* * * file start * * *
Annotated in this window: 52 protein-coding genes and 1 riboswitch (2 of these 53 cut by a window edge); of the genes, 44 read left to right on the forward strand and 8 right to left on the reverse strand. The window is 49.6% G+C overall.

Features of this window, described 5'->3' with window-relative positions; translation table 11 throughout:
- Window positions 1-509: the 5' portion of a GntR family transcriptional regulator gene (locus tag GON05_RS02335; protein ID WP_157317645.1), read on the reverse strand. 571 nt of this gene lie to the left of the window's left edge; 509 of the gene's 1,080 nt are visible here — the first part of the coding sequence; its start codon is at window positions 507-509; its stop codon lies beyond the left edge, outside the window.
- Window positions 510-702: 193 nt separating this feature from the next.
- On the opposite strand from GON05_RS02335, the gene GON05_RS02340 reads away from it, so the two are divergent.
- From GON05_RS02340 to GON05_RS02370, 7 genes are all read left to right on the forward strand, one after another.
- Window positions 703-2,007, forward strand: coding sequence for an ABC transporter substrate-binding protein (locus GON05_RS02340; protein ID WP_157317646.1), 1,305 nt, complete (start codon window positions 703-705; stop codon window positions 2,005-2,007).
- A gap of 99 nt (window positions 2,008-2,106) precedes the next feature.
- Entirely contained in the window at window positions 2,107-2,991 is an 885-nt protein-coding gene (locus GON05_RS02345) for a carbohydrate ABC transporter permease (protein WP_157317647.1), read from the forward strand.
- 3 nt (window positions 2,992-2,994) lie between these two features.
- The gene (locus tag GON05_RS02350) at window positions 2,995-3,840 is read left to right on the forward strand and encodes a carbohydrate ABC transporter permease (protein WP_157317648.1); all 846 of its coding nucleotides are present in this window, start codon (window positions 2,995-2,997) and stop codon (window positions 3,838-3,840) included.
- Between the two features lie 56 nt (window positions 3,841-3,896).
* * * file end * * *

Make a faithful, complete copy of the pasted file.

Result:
Annotated in this window: 52 protein-coding genes and 1 riboswitch (2 of these 53 cut by a window edge); of the genes, 44 read left to right on the forward strand and 8 right to left on the reverse strand. The window is 49.6% G+C overall.

Features of this window, described 5'->3' with window-relative positions; translation table 11 throughout:
- Window positions 1-509: the 5' portion of a GntR family transcriptional regulator gene (locus tag GON05_RS02335; protein ID WP_157317645.1), read on the reverse strand. 571 nt of this gene lie to the left of the window's left edge; 509 of the gene's 1,080 nt are visible here — the first part of the coding sequence; its start codon is at window positions 507-509; its stop codon lies beyond the left edge, outside the window.
- Window positions 510-702: 193 nt separating this feature from the next.
- On the opposite strand from GON05_RS02335, the gene GON05_RS02340 reads away from it, so the two are divergent.
- From GON05_RS02340 to GON05_RS02370, 7 genes are all read left to right on the forward strand, one after another.
- Window positions 703-2,007, forward strand: coding sequence for an ABC transporter substrate-binding protein (locus GON05_RS02340; protein ID WP_157317646.1), 1,305 nt, complete (start codon window positions 703-705; stop codon window positions 2,005-2,007).
- A gap of 99 nt (window positions 2,008-2,106) precedes the next feature.
- Entirely contained in the window at window positions 2,107-2,991 is an 885-nt protein-coding gene (locus GON05_RS02345) for a carbohydrate ABC transporter permease (protein WP_157317647.1), read from the forward strand.
- 3 nt (window positions 2,992-2,994) lie between these two features.
- The gene (locus tag GON05_RS02350) at window positions 2,995-3,840 is read left to right on the forward strand and encodes a carbohydrate ABC transporter permease (protein WP_157317648.1); all 846 of its coding nucleotides are present in this window, start codon (window positions 2,995-2,997) and stop codon (window positions 3,838-3,840) included.
- Between the two features lie 56 nt (window positions 3,841-3,896).